Drug bust caught on tape - police say cocaine making a comeback on Heartland streets
By: CJ Cassidy
By: CJ Cassidy
CHARLESTON, Mo. - Just when police say they're winning the war on meth - an old problem resurfaces. Agents with the SEMO Drug Task Force say crack cocaine sales are higher than ever, so they're working around the clock to take dealers off the streets.
Monday night, police arrested a Charleston man on drug trafficking charges. People like 80-year-old Helen Jarrett look forward to a change, as they fondly look back on a time when their neighborhood wasn't known as a place to buy drugs.
Agents with the SEMO Drug Task Force (DTF), Sikeston and Charleston Police and MIssissippi County Sheriff's deputies forced their way into Jarrett's nephew's home across the street. Inside, police found crack cocaine, hand guns and some pills - not the kind you take for a headache either. "We found and a half ounces, a sizeable amount, and breaking it down into user amounts it comes to about four to five thousand dollars in street value," Sgt. Kevin Glaser with the SEMO DTF says.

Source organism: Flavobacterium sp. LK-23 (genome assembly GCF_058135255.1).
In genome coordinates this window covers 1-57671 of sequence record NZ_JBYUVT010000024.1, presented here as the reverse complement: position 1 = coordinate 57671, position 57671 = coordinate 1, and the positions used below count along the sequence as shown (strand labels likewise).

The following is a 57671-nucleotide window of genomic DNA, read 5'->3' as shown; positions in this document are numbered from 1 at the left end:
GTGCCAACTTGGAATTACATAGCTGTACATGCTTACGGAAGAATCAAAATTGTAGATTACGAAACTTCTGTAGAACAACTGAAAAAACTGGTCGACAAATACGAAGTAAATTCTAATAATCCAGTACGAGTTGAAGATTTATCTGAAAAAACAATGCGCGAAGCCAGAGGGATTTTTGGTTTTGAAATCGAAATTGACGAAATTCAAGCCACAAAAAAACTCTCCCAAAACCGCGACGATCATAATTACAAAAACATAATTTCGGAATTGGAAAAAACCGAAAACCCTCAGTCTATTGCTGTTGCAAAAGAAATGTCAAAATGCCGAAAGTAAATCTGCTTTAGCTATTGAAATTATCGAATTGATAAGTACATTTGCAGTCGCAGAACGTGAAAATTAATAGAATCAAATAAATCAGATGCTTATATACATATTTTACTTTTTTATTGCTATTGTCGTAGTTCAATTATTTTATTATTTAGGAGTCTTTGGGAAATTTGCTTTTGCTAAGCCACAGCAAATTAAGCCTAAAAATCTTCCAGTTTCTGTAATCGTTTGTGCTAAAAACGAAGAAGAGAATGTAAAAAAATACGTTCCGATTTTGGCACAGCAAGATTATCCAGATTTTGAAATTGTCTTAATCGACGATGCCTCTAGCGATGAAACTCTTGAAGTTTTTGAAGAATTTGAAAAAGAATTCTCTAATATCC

Christopher Booker now faces trafficking charges. "Cape, Sikeston, and Charleston are the bigger areas crack cocaine is being distributed. Law enforcement is placing an emphasis on cocaine and going after dealers to try and curtail the violence we see with it," Glaser says.
Falling cocaine prices add to the problem. "In the '90s you could buy an ounce of cocaine for $ 1200 to $1500. Today you can buy it for about $900," Glaser explains.
Back at her home, Helen Jarrett is glad police busted her nephew. She hopes others in the area learn from his arrest. "I don't care how tough things get - there's always a better way than that. You're setting a bad example for your kids and grand kids," she says sadly.